Change search
ReferencesLink to record
Permanent link

Direct link
Population modelling to compare chronic external radiotoxicity between individual and population endpoints in four taxonomic groups
Show others and affiliations
Number of Authors: 9
2016 (English)In: Journal of Environmental Radioactivity, ISSN 0265-931X, E-ISSN 1879-1700, Vol. 152, 46-59 p.Article in journal (Refereed) Published
Abstract [en]

In this study, we modelled population responses to chronic external gamma radiation in 12 laboratory species (including aquatic and soil invertebrates, fish and terrestrial mammals). Our aim was to compare radiosensitivity between individual and population endpoints and to examine how internationally proposed benchmarks for environmental radioprotection protected species against various risks at the population level. To do so, we used population matrix models, combining life history and chronic radiotoxicity data (derived from laboratory experiments and described in the literature and the FRED ERICA database) to simulate changes in population endpoints (net reproductive rate R-0, asymptotic population growth rate lambda, equilibrium population size N-eq) for a range of dose rates. Elasticity analyses of models showed that population responses differed depending on the affected individual endpoint (juvenile or adult survival, delay in maturity or reduction in fecundity), the considered population endpoint (R-0, lambda or N-eq) and the life history of the studied species. Among population endpoints, net reproductive rate R-0 showed the lowest EDR10 (effective dose rate inducing 10% effect) in all species, with values ranging from 26 mu Gy h(-1) in the mouse Mus musculus to 38,000 mu Gy h(-1) in the fish Oryzias latipes. For several species, EDR10 for population endpoints were lower than the lowest EDR10 for individual endpoints. Various population level risks, differing in severity for the population, were investigated. Population extinction (predicted when radiation effects caused population growth rate lambda to decrease below 1, indicating that no population growth in the long term) was predicted for dose rates ranging from 2700 mu Gy h(-1) in fish to 12,000 mu Gy h(-1) in soil invertebrates. A milder risk, that population growth rate lambda will be reduced by 10% of the reduction causing extinction, was predicted for dose rates ranging from 24 mu Gy h(-1) in mammals to 1800 mu Gy h(-1) in soil invertebrates. These predictions suggested that proposed reference benchmarks from the literature for different taxonomic groups protected all simulated species against population extinction. A generic reference benchmark of 10 mu Gy h(-1) protected all simulated species against 10% of the effect causing population extinction. Finally, a risk of pseudo-extinction was predicted from 2.0 mu Gy h(-1) in mammals to 970 mu Gy h(-1) in soil invertebrates, representing a slight but statistically significant population decline, the importance of which remains to be evaluated in natural settings.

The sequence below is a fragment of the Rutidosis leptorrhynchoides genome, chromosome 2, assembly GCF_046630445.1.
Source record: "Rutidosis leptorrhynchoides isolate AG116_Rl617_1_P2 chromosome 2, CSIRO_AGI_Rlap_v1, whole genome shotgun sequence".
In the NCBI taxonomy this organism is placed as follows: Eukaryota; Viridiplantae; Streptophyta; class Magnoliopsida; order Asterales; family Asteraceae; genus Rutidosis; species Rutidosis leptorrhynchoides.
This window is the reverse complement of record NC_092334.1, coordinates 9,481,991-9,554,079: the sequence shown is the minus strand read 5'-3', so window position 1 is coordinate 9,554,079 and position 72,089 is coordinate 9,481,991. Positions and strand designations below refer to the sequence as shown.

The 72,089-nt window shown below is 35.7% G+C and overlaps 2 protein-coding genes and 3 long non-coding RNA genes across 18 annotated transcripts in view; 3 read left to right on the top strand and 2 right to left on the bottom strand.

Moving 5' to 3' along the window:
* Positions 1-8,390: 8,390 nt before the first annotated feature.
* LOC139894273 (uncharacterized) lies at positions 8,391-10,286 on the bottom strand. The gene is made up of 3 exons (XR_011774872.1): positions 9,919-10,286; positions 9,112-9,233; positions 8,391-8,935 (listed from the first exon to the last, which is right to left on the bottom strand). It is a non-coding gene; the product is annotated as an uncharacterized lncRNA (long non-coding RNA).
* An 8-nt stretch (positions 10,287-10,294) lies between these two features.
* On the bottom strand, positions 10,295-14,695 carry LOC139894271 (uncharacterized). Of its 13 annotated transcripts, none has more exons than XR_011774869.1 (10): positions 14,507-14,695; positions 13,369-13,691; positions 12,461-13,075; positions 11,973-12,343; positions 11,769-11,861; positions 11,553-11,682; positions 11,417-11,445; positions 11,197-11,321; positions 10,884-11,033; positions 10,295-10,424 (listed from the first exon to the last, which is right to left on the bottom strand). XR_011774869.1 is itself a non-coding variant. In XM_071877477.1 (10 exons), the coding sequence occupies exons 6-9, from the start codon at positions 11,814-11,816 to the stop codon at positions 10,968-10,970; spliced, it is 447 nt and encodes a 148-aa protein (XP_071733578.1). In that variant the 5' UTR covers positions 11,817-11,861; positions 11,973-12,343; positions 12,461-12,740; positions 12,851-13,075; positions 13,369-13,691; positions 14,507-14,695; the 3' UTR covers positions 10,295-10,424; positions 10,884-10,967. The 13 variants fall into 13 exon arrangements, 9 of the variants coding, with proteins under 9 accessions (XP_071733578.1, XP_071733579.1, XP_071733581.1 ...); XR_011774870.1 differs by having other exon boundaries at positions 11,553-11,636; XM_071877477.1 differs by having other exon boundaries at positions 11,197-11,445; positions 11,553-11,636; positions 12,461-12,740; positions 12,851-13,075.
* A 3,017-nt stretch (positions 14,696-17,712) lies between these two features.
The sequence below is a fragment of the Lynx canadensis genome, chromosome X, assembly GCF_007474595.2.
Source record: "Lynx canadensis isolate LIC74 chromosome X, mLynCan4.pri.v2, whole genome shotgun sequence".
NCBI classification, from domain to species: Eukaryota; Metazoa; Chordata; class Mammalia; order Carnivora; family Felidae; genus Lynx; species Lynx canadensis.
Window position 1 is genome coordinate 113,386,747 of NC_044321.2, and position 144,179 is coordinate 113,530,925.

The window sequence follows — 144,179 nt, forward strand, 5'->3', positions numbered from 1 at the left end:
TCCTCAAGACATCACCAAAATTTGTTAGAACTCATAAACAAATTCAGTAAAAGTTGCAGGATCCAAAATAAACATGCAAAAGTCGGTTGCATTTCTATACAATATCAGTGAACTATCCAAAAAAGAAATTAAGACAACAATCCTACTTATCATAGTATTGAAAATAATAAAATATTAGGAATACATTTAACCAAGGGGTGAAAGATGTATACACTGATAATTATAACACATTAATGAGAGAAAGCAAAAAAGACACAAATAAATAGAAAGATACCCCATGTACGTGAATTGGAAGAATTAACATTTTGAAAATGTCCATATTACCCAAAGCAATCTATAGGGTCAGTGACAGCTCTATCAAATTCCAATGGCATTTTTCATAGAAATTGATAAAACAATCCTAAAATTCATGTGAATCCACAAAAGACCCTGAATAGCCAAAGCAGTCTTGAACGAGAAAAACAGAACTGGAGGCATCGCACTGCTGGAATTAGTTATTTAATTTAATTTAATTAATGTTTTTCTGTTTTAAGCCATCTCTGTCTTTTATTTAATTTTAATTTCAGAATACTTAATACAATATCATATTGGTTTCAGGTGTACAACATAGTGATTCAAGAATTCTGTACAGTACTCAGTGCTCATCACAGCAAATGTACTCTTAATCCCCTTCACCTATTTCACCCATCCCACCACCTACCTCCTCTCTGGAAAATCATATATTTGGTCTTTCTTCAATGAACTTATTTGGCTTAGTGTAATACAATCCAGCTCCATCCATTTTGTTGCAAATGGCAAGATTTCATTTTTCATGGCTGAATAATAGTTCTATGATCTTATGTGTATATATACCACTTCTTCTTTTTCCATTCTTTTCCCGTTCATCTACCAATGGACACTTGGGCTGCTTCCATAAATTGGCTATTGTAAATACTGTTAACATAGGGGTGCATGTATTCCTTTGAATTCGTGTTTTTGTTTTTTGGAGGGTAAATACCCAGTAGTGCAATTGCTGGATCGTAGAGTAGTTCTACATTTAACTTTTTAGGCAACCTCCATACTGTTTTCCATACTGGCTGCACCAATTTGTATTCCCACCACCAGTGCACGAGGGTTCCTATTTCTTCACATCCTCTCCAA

Place, publisher, year, edition, pages
2016. Vol. 152, 46-59 p.
Keyword [en]
Radiation effects, Chronic exposure, Life history, Population models, Leslie matrix
National Category
Earth and Related Environmental Sciences
Identifiers
URN: urn:nbn:se:su:diva-127362DOI: 10.1016/j.jenvrad.2015.11.001ISI: 000368962400007PubMedID: 26630040OAI: oai:DiVA.org:su-127362DiVA: diva2:910889
Available from: 2016-03-10 Created: 2016-03-02 Last updated: 2016-03-10Bibliographically approved

Open Access in DiVA

No full text

Other links

Publisher's full textPubMed

Search in DiVA

By author/editor
Bradshaw, Clare
By organisation
Department of Ecology, Environment and Plant Sciences
In the same journal
Journal of Environmental Radioactivity
Earth and Related Environmental Sciences

Search outside of DiVA

GoogleGoogle Scholar
The number of downloads is the sum of all downloads of full texts. It may include eg previous versions that are now no longer available

Altmetric score

Total: 33 hits
ReferencesLink to record
Permanent link

Direct link